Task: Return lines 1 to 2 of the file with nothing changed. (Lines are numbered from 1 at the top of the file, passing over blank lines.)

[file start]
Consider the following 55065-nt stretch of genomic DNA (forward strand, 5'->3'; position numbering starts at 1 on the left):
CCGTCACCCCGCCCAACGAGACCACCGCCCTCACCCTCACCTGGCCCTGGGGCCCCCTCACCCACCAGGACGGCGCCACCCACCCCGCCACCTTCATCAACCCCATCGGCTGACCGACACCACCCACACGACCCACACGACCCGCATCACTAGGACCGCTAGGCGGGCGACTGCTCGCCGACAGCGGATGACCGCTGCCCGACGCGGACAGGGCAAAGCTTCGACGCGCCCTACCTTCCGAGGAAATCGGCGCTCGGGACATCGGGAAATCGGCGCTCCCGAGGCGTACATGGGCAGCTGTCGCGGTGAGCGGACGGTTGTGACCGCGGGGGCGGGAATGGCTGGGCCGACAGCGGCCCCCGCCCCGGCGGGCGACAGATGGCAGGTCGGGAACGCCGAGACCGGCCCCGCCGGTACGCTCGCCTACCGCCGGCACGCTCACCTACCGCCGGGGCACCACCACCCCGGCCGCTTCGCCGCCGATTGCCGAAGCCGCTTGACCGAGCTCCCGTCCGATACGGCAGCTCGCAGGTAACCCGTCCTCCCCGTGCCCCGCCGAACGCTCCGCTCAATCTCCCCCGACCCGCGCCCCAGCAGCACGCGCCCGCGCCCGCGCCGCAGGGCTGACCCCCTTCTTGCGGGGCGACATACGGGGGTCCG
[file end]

Consider the following 55065-nt stretch of genomic DNA (forward strand, 5'->3'; position numbering starts at 1 on the left):
CCGTCACCCCGCCCAACGAGACCACCGCCCTCACCCTCACCTGGCCCTGGGGCCCCCTCACCCACCAGGACGGCGCCACCCACCCCGCCACCTTCATCAACCCCATCGGCTGACCGACACCACCCACACGACCCACACGACCCGCATCACTAGGACCGCTAGGCGGGCGACTGCTCGCCGACAGCGGATGACCGCTGCCCGACGCGGACAGGGCAAAGCTTCGACGCGCCCTACCTTCCGAGGAAATCGGCGCTCGGGACATCGGGAAATCGGCGCTCCCGAGGCGTACATGGGCAGCTGTCGCGGTGAGCGGACGGTTGTGACCGCGGGGGCGGGAATGGCTGGGCCGACAGCGGCCCCCGCCCCGGCGGGCGACAGATGGCAGGTCGGGAACGCCGAGACCGGCCCCGCCGGTACGCTCGCCTACCGCCGGCACGCTCACCTACCGCCGGGGCACCACCACCCCGGCCGCTTCGCCGCCGATTGCCGAAGCCGCTTGACCGAGCTCCCGTCCGATACGGCAGCTCGCAGGTAACCCGTCCTCCCCGTGCCCCGCCGAACGCTCCGCTCAATCTCCCCCGACCCGCGCCCCAGCAGCACGCGCCCGCGCCCGCGCCGCAGGGCTGACCCCCTTCTTGCGGGGCGACATACGGGGGTCCG